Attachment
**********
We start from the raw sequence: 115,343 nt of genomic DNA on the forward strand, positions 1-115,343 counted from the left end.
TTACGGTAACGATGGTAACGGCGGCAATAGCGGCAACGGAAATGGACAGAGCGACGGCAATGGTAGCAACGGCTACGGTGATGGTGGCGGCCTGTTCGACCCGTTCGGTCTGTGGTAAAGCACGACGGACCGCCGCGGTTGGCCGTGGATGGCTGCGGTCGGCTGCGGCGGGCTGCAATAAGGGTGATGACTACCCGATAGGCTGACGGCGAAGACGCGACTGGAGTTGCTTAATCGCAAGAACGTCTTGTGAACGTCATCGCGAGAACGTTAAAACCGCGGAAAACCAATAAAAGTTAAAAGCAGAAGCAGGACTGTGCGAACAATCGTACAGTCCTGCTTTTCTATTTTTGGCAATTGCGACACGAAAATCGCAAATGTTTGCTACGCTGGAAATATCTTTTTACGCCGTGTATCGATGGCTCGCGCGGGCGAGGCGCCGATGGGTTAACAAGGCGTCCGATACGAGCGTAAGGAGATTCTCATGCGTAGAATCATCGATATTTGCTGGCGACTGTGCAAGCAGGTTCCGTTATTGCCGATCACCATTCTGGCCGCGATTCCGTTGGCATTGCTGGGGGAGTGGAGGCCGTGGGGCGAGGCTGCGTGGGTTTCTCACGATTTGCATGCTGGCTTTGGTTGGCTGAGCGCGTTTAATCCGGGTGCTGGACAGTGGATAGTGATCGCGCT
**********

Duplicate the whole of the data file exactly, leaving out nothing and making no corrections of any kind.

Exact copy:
We start from the raw sequence: 115,343 nt of genomic DNA on the forward strand, positions 1-115,343 counted from the left end.
TTACGGTAACGATGGTAACGGCGGCAATAGCGGCAACGGAAATGGACAGAGCGACGGCAATGGTAGCAACGGCTACGGTGATGGTGGCGGCCTGTTCGACCCGTTCGGTCTGTGGTAAAGCACGACGGACCGCCGCGGTTGGCCGTGGATGGCTGCGGTCGGCTGCGGCGGGCTGCAATAAGGGTGATGACTACCCGATAGGCTGACGGCGAAGACGCGACTGGAGTTGCTTAATCGCAAGAACGTCTTGTGAACGTCATCGCGAGAACGTTAAAACCGCGGAAAACCAATAAAAGTTAAAAGCAGAAGCAGGACTGTGCGAACAATCGTACAGTCCTGCTTTTCTATTTTTGGCAATTGCGACACGAAAATCGCAAATGTTTGCTACGCTGGAAATATCTTTTTACGCCGTGTATCGATGGCTCGCGCGGGCGAGGCGCCGATGGGTTAACAAGGCGTCCGATACGAGCGTAAGGAGATTCTCATGCGTAGAATCATCGATATTTGCTGGCGACTGTGCAAGCAGGTTCCGTTATTGCCGATCACCATTCTGGCCGCGATTCCGTTGGCATTGCTGGGGGAGTGGAGGCCGTGGGGCGAGGCTGCGTGGGTTTCTCACGATTTGCATGCTGGCTTTGGTTGGCTGAGCGCGTTTAATCCGGGTGCTGGACAGTGGATAGTGATCGCGCT